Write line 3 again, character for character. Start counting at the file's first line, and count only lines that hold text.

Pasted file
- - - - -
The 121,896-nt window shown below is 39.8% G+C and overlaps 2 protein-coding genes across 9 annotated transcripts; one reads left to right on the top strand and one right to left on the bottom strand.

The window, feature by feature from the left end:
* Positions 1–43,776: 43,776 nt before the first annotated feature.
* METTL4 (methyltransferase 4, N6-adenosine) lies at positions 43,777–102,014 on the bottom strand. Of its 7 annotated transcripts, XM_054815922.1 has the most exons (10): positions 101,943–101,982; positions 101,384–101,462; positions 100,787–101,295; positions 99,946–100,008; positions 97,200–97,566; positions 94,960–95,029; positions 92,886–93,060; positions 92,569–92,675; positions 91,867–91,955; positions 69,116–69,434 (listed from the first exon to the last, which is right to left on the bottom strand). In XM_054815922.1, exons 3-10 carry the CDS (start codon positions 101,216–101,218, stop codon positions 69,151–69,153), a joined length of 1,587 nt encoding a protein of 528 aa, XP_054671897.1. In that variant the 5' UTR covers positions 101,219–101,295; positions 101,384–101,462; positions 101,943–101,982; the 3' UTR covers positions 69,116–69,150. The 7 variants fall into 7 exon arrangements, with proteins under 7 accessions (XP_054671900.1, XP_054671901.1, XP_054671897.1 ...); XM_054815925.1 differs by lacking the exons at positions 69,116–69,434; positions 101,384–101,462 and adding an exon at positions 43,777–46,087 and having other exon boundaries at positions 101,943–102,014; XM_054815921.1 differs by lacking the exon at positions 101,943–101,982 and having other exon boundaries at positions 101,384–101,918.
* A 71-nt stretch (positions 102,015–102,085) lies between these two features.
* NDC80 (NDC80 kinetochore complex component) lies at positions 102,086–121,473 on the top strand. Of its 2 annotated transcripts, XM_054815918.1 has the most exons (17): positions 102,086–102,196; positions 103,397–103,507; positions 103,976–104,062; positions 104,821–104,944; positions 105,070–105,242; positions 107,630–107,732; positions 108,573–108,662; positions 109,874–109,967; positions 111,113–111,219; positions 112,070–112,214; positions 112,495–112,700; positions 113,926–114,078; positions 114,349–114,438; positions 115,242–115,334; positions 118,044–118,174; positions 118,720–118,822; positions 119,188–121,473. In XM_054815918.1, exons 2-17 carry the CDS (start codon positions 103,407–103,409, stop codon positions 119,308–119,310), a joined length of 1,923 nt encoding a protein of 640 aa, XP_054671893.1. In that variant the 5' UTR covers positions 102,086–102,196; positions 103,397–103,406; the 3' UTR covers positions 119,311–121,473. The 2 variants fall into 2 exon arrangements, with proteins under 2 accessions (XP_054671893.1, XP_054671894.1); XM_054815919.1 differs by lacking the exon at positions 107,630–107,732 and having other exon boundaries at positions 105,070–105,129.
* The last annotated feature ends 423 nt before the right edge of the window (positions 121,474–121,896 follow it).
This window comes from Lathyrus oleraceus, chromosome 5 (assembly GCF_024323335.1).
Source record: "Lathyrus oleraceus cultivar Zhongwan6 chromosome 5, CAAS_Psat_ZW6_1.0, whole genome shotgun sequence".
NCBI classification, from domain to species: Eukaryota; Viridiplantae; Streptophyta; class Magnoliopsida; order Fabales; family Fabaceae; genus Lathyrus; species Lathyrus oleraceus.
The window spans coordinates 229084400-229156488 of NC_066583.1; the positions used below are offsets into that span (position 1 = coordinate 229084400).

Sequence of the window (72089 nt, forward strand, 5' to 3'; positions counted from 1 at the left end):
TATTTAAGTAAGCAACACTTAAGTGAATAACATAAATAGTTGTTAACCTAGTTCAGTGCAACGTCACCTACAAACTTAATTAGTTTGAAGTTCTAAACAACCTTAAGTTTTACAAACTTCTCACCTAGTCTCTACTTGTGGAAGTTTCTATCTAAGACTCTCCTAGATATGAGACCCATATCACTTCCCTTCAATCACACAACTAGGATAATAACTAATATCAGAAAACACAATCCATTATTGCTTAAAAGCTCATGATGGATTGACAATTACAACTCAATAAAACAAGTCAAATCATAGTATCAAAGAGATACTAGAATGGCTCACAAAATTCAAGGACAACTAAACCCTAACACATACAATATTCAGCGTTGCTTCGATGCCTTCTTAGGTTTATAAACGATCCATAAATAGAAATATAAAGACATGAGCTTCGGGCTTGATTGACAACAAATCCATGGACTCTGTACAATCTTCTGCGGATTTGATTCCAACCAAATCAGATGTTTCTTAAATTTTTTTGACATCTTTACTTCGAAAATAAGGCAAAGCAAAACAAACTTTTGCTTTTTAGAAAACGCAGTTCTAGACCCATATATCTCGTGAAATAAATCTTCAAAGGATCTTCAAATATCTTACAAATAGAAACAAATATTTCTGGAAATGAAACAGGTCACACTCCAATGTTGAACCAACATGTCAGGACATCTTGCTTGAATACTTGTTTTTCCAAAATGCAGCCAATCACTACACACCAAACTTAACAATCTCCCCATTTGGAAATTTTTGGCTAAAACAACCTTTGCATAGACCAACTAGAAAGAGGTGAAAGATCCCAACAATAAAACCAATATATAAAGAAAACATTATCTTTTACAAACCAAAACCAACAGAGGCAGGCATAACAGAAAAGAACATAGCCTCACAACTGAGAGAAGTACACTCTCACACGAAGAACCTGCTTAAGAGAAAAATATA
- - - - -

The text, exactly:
* Positions 1–43,776: 43,776 nt before the first annotated feature.